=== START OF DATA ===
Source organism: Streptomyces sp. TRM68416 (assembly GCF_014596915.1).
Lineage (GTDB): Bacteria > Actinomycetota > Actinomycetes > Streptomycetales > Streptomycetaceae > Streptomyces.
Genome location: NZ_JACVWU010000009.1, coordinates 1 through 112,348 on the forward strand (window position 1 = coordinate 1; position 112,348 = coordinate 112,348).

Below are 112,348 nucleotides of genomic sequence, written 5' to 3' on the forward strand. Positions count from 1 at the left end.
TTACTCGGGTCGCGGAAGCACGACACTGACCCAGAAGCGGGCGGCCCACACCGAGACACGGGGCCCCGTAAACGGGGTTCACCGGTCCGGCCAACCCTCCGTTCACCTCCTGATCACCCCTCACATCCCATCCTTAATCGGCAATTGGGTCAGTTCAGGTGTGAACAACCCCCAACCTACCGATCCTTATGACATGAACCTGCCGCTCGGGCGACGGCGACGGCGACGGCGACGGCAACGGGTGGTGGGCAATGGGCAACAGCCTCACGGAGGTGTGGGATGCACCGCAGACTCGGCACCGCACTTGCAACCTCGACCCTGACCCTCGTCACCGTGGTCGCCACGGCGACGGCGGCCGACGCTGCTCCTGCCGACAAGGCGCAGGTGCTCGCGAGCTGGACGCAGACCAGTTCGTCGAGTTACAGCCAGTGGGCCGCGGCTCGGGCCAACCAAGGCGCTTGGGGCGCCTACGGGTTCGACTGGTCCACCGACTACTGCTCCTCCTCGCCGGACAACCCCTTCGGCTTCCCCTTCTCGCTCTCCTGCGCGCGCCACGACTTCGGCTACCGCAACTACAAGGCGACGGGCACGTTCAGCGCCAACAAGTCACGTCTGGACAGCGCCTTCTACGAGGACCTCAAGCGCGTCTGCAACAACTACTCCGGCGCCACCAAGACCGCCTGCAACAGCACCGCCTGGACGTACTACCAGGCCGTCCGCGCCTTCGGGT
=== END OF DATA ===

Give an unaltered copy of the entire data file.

Source organism: Streptomyces sp. TRM68416 (assembly GCF_014596915.1).
Lineage (GTDB): Bacteria > Actinomycetota > Actinomycetes > Streptomycetales > Streptomycetaceae > Streptomyces.
Genome location: NZ_JACVWU010000009.1, coordinates 1 through 112,348 on the forward strand (window position 1 = coordinate 1; position 112,348 = coordinate 112,348).

Below are 112,348 nucleotides of genomic sequence, written 5' to 3' on the forward strand. Positions count from 1 at the left end.
TTACTCGGGTCGCGGAAGCACGACACTGACCCAGAAGCGGGCGGCCCACACCGAGACACGGGGCCCCGTAAACGGGGTTCACCGGTCCGGCCAACCCTCCGTTCACCTCCTGATCACCCCTCACATCCCATCCTTAATCGGCAATTGGGTCAGTTCAGGTGTGAACAACCCCCAACCTACCGATCCTTATGACATGAACCTGCCGCTCGGGCGACGGCGACGGCGACGGCGACGGCAACGGGTGGTGGGCAATGGGCAACAGCCTCACGGAGGTGTGGGATGCACCGCAGACTCGGCACCGCACTTGCAACCTCGACCCTGACCCTCGTCACCGTGGTCGCCACGGCGACGGCGGCCGACGCTGCTCCTGCCGACAAGGCGCAGGTGCTCGCGAGCTGGACGCAGACCAGTTCGTCGAGTTACAGCCAGTGGGCCGCGGCTCGGGCCAACCAAGGCGCTTGGGGCGCCTACGGGTTCGACTGGTCCACCGACTACTGCTCCTCCTCGCCGGACAACCCCTTCGGCTTCCCCTTCTCGCTCTCCTGCGCGCGCCACGACTTCGGCTACCGCAACTACAAGGCGACGGGCACGTTCAGCGCCAACAAGTCACGTCTGGACAGCGCCTTCTACGAGGACCTCAAGCGCGTCTGCAACAACTACTCCGGCGCCACCAAGACCGCCTGCAACAGCACCGCCTGGACGTACTACCAGGCCGTCCGCGCCTTCGGGT